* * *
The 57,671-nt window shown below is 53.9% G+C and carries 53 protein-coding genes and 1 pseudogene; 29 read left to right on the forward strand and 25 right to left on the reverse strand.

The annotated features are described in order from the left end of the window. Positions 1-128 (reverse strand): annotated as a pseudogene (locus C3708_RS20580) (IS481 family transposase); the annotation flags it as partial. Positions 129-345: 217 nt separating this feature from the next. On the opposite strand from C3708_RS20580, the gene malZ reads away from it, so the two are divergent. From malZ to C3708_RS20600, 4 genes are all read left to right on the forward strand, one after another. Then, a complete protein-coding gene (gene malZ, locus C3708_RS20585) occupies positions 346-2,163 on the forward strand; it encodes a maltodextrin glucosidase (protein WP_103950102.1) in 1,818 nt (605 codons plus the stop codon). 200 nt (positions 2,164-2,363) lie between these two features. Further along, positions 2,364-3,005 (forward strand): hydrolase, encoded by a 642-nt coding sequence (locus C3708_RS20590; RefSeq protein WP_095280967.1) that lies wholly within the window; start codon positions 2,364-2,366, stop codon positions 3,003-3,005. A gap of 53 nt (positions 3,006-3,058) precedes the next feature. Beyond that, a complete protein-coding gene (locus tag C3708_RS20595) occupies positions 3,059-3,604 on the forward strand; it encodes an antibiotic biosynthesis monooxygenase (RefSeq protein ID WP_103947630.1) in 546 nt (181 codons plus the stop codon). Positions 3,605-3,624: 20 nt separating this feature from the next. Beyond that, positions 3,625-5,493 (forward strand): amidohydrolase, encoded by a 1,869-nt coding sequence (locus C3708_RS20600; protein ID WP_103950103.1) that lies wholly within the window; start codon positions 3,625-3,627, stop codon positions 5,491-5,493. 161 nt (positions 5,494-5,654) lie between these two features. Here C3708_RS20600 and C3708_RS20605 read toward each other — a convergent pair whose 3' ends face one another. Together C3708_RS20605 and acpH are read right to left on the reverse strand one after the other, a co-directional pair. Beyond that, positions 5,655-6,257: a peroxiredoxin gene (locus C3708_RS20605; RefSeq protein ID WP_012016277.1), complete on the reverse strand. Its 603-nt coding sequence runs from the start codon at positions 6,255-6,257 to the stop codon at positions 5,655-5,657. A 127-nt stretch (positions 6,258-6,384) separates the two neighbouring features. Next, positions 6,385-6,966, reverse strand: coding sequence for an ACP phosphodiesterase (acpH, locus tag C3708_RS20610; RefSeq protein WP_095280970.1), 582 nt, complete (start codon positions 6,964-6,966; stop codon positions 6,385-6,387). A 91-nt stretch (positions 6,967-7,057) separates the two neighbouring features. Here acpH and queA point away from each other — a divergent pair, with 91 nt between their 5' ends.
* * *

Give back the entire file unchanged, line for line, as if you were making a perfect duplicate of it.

The 57,671-nt window shown below is 53.9% G+C and carries 53 protein-coding genes and 1 pseudogene; 29 read left to right on the forward strand and 25 right to left on the reverse strand.

The annotated features are described in order from the left end of the window. Positions 1-128 (reverse strand): annotated as a pseudogene (locus C3708_RS20580) (IS481 family transposase); the annotation flags it as partial. Positions 129-345: 217 nt separating this feature from the next. On the opposite strand from C3708_RS20580, the gene malZ reads away from it, so the two are divergent. From malZ to C3708_RS20600, 4 genes are all read left to right on the forward strand, one after another. Then, a complete protein-coding gene (gene malZ, locus C3708_RS20585) occupies positions 346-2,163 on the forward strand; it encodes a maltodextrin glucosidase (protein WP_103950102.1) in 1,818 nt (605 codons plus the stop codon). 200 nt (positions 2,164-2,363) lie between these two features. Further along, positions 2,364-3,005 (forward strand): hydrolase, encoded by a 642-nt coding sequence (locus C3708_RS20590; RefSeq protein WP_095280967.1) that lies wholly within the window; start codon positions 2,364-2,366, stop codon positions 3,003-3,005. A gap of 53 nt (positions 3,006-3,058) precedes the next feature. Beyond that, a complete protein-coding gene (locus tag C3708_RS20595) occupies positions 3,059-3,604 on the forward strand; it encodes an antibiotic biosynthesis monooxygenase (RefSeq protein ID WP_103947630.1) in 546 nt (181 codons plus the stop codon). Positions 3,605-3,624: 20 nt separating this feature from the next. Beyond that, positions 3,625-5,493 (forward strand): amidohydrolase, encoded by a 1,869-nt coding sequence (locus C3708_RS20600; protein ID WP_103950103.1) that lies wholly within the window; start codon positions 3,625-3,627, stop codon positions 5,491-5,493. 161 nt (positions 5,494-5,654) lie between these two features. Here C3708_RS20600 and C3708_RS20605 read toward each other — a convergent pair whose 3' ends face one another. Together C3708_RS20605 and acpH are read right to left on the reverse strand one after the other, a co-directional pair. Beyond that, positions 5,655-6,257: a peroxiredoxin gene (locus C3708_RS20605; RefSeq protein ID WP_012016277.1), complete on the reverse strand. Its 603-nt coding sequence runs from the start codon at positions 6,255-6,257 to the stop codon at positions 5,655-5,657. A 127-nt stretch (positions 6,258-6,384) separates the two neighbouring features. Next, positions 6,385-6,966, reverse strand: coding sequence for an ACP phosphodiesterase (acpH, locus tag C3708_RS20610; RefSeq protein WP_095280970.1), 582 nt, complete (start codon positions 6,964-6,966; stop codon positions 6,385-6,387). A 91-nt stretch (positions 6,967-7,057) separates the two neighbouring features. Here acpH and queA point away from each other — a divergent pair, with 91 nt between their 5' ends.